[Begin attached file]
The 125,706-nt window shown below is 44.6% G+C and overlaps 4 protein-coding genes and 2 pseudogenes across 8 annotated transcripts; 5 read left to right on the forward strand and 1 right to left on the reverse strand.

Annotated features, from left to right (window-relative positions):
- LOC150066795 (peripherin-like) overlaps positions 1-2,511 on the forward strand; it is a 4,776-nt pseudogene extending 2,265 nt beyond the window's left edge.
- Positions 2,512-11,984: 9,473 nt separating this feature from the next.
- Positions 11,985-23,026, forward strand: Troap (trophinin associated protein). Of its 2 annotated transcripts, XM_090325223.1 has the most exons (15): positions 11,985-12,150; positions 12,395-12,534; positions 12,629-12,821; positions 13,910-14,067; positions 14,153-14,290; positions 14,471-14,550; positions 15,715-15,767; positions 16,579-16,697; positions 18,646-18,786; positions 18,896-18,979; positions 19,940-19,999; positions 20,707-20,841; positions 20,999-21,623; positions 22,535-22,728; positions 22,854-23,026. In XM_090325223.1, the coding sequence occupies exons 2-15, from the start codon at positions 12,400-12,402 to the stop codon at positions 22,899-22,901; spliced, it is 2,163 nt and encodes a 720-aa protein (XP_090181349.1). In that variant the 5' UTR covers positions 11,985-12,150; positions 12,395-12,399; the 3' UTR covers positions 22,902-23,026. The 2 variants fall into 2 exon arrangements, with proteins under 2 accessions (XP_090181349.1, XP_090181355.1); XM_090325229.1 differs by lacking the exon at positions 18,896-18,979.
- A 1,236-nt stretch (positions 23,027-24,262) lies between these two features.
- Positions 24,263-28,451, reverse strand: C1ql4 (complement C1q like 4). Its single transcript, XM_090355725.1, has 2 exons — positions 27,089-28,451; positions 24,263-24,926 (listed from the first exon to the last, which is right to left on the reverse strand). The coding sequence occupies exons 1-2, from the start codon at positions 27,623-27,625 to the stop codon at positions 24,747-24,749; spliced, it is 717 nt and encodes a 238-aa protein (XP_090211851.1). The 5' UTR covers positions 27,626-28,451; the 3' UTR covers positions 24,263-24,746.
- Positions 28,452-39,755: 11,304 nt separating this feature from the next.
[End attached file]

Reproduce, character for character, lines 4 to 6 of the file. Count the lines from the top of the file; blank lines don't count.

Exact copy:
- Positions 2,512-11,984: 9,473 nt separating this feature from the next.
- Positions 11,985-23,026, forward strand: Troap (trophinin associated protein). Of its 2 annotated transcripts, XM_090325223.1 has the most exons (15): positions 11,985-12,150; positions 12,395-12,534; positions 12,629-12,821; positions 13,910-14,067; positions 14,153-14,290; positions 14,471-14,550; positions 15,715-15,767; positions 16,579-16,697; positions 18,646-18,786; positions 18,896-18,979; positions 19,940-19,999; positions 20,707-20,841; positions 20,999-21,623; positions 22,535-22,728; positions 22,854-23,026. In XM_090325223.1, the coding sequence occupies exons 2-15, from the start codon at positions 12,400-12,402 to the stop codon at positions 22,899-22,901; spliced, it is 2,163 nt and encodes a 720-aa protein (XP_090181349.1). In that variant the 5' UTR covers positions 11,985-12,150; positions 12,395-12,399; the 3' UTR covers positions 22,902-23,026. The 2 variants fall into 2 exon arrangements, with proteins under 2 accessions (XP_090181349.1, XP_090181355.1); XM_090325229.1 differs by lacking the exon at positions 18,896-18,979.
- A 1,236-nt stretch (positions 23,027-24,262) lies between these two features.